Britain’s main opposition Labour Party decided Sunday to schedule a major debate on Brexit at its party conference this week, raising hopes among those in the party hoping to stop the country from leaving the European Union.
With the U.K. and the European Union at an impasse in divorce talks, many Labour members think the left-of-center party has the power — and a duty — to force a new referendum that could reverse Britain’s decision to leave the 28-nation bloc.
Labour leader Jeremy Corbyn has long opposed that idea, but he and other party leaders are under pressure to change their minds. As delegates gathered in Liverpool, one message was emblazoned on hundreds of T-shirts and tote bags: “Love Corbyn, Hate Brexit.”
Ever since Britain voted in 2016 to leave the EU, Labour has said it will respect the result, although it wants a closer relationship with the bloc than the one Prime Minister Theresa May’s Conservative government is seeking.
Now, with divorce negotiations stuck and Britain due to leave in March, many Labour members think the party must change its course.
“Labour have to come to a decision. The time has gone for sitting on the fence,” said Mike Buckley of Labour for a People’s Vote, a group campaigning for a new Brexit referendum.
To drive home the message, several thousand People’s Vote supporters marched through Liverpool on Sunday, waving blue-and-yellow EU flags alongside Union Jacks and holding signs reading “Exit from Brexit” and a few ruder slogans.
More than 100 local Labour associations have submitted motions to the conference urging a public plebiscite, with a choice between leaving on terms agreed upon by the government or staying in the EU. Party members selected Brexit as one of the priority issues delegates will consider, with a debate scheduled for Tuesday. But what exactly they will vote on has yet to be decided, and will be crucial.
Margaret Mills, a delegate from Orpington in southern England, said her local party had passed a motion calling on Labour to “stop Brexit by any means — well, short of physical violence.”
“I think the time for vagueness is over,” she said.
Corbyn — a veteran socialist who views the EU with suspicion — has long been against holding a second public vote on Brexit, although his opposition appears to be softening.
He said Sunday that he would prefer a general election rather than a referendum, but added: “Let’s see what comes out of conference.”
“Obviously I’m bound by the democracy of our party,” Corbyn told the BBC.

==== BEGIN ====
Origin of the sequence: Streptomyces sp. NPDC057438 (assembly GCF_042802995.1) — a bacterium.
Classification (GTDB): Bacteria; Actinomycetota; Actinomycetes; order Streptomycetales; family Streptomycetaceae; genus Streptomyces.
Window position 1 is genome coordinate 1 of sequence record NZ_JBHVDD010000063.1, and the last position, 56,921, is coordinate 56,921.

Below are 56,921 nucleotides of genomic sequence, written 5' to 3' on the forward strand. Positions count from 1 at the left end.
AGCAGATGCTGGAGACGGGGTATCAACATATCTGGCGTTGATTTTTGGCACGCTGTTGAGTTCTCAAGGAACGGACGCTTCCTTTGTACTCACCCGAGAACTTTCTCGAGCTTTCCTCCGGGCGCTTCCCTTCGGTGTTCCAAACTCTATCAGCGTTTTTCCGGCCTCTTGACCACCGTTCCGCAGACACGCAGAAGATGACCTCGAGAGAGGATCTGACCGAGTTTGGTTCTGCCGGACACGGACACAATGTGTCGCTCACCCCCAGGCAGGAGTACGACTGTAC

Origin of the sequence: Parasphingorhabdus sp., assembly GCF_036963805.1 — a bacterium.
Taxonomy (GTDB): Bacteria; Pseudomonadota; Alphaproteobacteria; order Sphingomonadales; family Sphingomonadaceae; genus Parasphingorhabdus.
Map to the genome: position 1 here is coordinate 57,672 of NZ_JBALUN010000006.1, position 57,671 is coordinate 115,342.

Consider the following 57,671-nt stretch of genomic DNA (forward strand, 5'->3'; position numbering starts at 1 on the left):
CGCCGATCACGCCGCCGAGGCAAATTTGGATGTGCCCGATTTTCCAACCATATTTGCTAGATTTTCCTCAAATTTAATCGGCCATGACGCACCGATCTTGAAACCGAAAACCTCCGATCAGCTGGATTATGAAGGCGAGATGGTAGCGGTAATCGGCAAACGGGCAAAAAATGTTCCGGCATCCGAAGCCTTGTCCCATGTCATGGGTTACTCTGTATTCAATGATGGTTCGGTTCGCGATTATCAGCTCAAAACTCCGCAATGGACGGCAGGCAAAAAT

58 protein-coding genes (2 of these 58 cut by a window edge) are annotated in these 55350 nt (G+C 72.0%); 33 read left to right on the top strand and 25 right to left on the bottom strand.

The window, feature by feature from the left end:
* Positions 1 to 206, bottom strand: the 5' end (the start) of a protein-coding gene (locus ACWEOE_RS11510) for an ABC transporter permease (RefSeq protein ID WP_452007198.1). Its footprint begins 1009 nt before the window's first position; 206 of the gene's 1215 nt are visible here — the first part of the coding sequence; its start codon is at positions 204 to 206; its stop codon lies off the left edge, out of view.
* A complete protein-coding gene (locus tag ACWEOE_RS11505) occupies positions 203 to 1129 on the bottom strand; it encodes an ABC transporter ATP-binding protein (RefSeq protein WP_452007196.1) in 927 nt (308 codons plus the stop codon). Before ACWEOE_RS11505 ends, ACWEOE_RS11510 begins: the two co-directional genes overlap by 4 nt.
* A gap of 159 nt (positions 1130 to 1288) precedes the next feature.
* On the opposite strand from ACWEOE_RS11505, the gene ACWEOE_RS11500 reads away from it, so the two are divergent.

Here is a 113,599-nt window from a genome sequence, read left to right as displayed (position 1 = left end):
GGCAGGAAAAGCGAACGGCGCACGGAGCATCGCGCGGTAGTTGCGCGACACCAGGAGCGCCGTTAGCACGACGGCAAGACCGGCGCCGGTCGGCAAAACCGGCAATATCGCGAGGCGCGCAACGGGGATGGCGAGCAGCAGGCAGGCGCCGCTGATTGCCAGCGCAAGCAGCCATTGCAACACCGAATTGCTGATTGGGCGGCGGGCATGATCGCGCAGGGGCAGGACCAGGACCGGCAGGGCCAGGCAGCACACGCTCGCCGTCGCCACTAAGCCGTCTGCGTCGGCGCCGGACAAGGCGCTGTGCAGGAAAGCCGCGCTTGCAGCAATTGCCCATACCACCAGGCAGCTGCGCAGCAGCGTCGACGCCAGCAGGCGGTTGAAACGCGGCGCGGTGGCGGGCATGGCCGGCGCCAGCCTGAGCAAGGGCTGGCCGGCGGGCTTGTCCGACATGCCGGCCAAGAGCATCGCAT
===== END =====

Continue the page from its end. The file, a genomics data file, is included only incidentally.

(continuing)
Deputy leader Tom Watson was even firmer.
“We must back it if Labour members want it,” he told The Observer newspaper.
Still, Labour faces a major political dilemma over Brexit. Most of the party’s half a million members voted in 2016 to remain in the EU, but many of its 257 lawmakers represent areas that supported Brexit.
“For Labour to adopt a second referendum policy would spell political disaster in all those Labour seats that voted leave,” said Brendan Chilton of the pro-Brexit group Labour Leave.
Since the 2016 referendum, Labour has stuck to a policy of “constructive ambiguity” in a bid to appeal to both “leave” and “remain” voters. The party opposes May’s “Tory Brexit” plan but not Brexit itself. It calls for Britain to leave the EU but remain in the bloc’s customs union with “full access” to the EU’s huge single market.
Len McCluskey, leader of the Unite trade union, a powerful Labour ally, said British voters had decided to leave the EU and “for us now to enter some kind of campaign that opens up that issue again I think would be wrong.”
Yet Pro-EU Labour members, including many lawmakers, say the party’s ambiguous stance is becoming increasingly untenable as the risk of an economically damaging “hard Brexit” grows.
The Conservative government’s blueprint for future trade ties with the bloc was rejected last week by EU leaders at a summit in Salzburg, Austria. That left May’s leadership under siege and Britain at growing risk of crashing out of the EU on March 29 with no deal in place.
Andrew Adonis, a Labour member of the House of Lords who supports holding a second referendum, said Labour can’t sit on the sidelines while the country staggers toward political and financial chaos.
“This is as big a crisis as I can remember in my lifetime,” Adonis said. “And no one has a clue at the moment what is going to happen.
“That’s why I think we now need to take a stand — we the Labour Party and we the country.”
Brexit is one of several challenges facing Corbyn, who heads a divided party. He has strong support among grassroots members, many of whom have joined since he was elected leader in 2015. But many Labour lawmakers think his old-fashioned socialism is a turnoff for the wider electorate.
Labour has also been roiled by allegations that Corbyn, a long-time critic of Israel’s treatment of the Palestinians, has allowed anti-Semitism to fester inside the party. He has denied it and condemned anti-Semitism, but the furor has angered many Jewish party members and their supporters.
Labour backed the “remain” side during the 2016 referendum but Corbyn’s support was lukewarm.
“Jeremy Corbyn is a Brexiteer and always has been,” said Chilton of Labour Leave. “More and more people now support us leaving the European Union and getting on with it. … they don’t want to re-fight the referendum.”